It's not necessary to rewrite the source address and in fact it's a feature to not do so.

But then, if Ai host tries to connect to Be address, and Be is rewritten to Bi, Bi replies directly to Ai with Bi as a source of reply. Ai expects a reply from Be and not from Bi. In TCP you would get RST. How would you handle this?

-- dozzie

By cks at 2013-04-04 09:00:49:

You know, you're right. For some reason I was thinking of it like DNS lookups but IP doesn't really work like that. I think it worked for the different-subnet case because the return traffic came through the firewall again and had the transformation reversed. The same-subnet case will clearly require the source address to change via NAT (to the firewall) so that return traffic re-traverses the firewall.

From at 2013-04-17 23:21:07:

I have my redirections working. It's not a great solution, since it requires traffic to bounce through the same interface twice; it's only a placeholder while I have my two-interface machine until I get my multi-interface one and establish a proper DMZ or two (which solves ALL THE PROBLEMS).

It's a bit cumbersome, though, especially if I want my firewall (which also acts as the DNS lookup server, which must also look up from authoritative servers on my LAN) to be able to talk to internal servers when they're pointed at an external IP. That's not going to be a problem for everyone, but I'm lucky enough to have a /29 static IP block, so I'm taking advantage of it.

So for each externally-visible host, I have this set of lines (assuming an earlier global block in on $ext_if line):

# Ports and binat for server 0.
block in on $ext_if from any to $s0_ext
pass in on $ext_if inet proto udp from any to $s0_ext port {$s0_udp}
pass in on $ext_if inet proto tcp from any to $s0_ext port {$s0_tcp}
match on $ext_if from $s0_int to any binat-to $s0_ext
match out on $ext_if from any to $s0_ext rdr-to $s0_int
match in on $int_if from $int_if:network to $s0_ext rdr-to $s0_int

The second-to-last rule is important for things like, "What happens when the router tries to talk to $s0_ext?", which was breaking hostname lookups on locally-hosted DNS until I added the rules.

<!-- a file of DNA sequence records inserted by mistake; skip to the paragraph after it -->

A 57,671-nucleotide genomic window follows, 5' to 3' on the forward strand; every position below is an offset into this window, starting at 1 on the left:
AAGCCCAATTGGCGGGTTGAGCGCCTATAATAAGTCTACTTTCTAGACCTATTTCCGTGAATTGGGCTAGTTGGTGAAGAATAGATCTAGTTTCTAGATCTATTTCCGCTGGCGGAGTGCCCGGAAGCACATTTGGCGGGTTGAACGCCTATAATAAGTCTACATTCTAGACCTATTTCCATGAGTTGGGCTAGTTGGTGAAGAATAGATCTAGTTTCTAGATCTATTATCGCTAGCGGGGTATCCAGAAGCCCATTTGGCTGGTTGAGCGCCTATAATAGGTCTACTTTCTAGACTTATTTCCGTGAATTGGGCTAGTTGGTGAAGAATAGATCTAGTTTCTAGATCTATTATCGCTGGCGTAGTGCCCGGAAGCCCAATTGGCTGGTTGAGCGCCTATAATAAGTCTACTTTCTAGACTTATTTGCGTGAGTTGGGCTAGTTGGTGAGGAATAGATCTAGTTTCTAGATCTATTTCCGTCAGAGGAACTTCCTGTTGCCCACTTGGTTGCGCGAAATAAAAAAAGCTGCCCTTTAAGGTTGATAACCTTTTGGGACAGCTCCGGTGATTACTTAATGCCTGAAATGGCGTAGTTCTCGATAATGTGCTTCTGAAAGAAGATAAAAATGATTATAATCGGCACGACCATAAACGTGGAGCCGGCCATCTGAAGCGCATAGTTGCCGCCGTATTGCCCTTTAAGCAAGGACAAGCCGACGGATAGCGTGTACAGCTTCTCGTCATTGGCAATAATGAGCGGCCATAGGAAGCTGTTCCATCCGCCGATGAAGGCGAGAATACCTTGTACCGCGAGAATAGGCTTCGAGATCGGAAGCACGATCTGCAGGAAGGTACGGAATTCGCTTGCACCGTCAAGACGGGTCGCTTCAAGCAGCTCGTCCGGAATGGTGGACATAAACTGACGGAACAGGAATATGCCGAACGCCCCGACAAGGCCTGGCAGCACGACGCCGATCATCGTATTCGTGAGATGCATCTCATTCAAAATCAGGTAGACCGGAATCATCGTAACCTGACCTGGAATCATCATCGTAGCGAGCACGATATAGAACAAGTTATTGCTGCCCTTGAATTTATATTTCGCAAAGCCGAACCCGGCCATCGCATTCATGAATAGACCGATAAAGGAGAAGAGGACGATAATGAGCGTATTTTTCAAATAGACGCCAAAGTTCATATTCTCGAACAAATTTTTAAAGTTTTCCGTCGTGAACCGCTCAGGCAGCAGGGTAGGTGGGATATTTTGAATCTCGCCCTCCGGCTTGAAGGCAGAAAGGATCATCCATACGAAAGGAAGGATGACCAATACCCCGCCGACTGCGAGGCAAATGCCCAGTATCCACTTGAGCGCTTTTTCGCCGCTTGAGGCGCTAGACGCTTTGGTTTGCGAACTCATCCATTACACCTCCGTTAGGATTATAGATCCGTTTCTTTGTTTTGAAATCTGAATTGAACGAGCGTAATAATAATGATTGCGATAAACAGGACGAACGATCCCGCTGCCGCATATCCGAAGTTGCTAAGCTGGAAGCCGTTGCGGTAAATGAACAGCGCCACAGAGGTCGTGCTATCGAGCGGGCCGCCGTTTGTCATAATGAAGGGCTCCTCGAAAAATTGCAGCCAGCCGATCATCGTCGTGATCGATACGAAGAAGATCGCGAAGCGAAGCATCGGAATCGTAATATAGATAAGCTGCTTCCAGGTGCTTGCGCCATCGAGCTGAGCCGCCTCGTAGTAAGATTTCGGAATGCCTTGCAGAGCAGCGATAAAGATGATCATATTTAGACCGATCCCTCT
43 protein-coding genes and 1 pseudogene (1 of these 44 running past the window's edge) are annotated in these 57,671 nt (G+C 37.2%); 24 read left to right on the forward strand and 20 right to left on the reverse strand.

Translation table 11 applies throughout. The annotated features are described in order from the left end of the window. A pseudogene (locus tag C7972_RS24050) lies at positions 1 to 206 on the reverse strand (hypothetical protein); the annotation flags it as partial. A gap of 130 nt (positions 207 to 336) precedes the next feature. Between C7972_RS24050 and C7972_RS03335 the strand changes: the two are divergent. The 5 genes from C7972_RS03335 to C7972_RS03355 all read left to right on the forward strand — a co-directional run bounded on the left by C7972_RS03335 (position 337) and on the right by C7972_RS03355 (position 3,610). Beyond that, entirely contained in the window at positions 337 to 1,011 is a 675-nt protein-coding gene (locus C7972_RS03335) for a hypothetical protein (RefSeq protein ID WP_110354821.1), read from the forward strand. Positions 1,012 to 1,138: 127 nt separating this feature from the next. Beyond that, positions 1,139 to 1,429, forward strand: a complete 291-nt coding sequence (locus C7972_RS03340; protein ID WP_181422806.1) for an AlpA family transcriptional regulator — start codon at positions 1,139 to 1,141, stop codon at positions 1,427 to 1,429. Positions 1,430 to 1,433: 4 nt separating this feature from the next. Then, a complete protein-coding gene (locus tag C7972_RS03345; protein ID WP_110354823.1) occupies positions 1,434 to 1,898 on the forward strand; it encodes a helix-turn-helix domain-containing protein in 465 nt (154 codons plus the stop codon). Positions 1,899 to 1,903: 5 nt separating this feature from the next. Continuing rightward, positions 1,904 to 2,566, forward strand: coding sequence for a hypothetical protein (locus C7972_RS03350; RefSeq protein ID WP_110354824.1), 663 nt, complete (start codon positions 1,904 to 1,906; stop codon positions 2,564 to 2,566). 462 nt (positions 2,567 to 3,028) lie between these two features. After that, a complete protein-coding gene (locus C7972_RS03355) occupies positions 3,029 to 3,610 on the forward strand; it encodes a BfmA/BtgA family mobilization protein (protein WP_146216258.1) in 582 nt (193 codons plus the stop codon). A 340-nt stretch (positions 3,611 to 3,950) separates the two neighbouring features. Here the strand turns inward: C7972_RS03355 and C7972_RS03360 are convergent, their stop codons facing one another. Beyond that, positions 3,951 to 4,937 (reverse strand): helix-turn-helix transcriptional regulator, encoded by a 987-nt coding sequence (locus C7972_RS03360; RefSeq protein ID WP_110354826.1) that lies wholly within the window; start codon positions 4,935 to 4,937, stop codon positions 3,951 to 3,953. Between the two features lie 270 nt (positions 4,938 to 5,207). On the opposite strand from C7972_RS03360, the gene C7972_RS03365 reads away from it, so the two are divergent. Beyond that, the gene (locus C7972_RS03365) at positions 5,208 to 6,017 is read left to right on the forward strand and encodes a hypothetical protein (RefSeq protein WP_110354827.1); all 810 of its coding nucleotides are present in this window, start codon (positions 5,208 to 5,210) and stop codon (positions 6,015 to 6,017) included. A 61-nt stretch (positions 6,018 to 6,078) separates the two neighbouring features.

After that, my LAN NAT rule:

match out on $ext_if from $int_if:network to any nat-to $ext_ip

And finally, the one rule to... ring them all?

# If we've redirected to an internal server, we need to perform some NAT magic
# because the internal server will try to reply directly to the (unmodified)
# source address, leading to some unfortunate confusion.  Essentially, this
# rule says that if we're trying to route from the internal network TO a host
# on the internal network through the router, we need to NAT it or someone will
# be getting replies from an address they're not expecting.
match out on $int_if from $int_if:network to $int_if:network nat-to $int_if

This has worked well for me. I'm eagerly anticipating the arrival of the real hardware I'll be running on, though, because doing all this without a DMZ isn't a great idea and it adds a lot of complexity to the process (and, of course, the aforementioned doubling in traffic for local stuff that's not pointed directly at the local IP).

- Dave Riley (fraveydank at google's mail thing)

Written on 04 April 2013.
« How to make sysadmins unhappy with your project's downloads
Authoritative, non-recursive DNS servers now need ratelimiting »

Page tools: View Source, View Normal, Add Comment.
Login: Password:
Atom Syndication: Recent Comments.

Last modified: Thu Apr 4 02:54:24 2013
This dinky wiki is brought to you by the Insane Hackers Guild, Python sub-branch.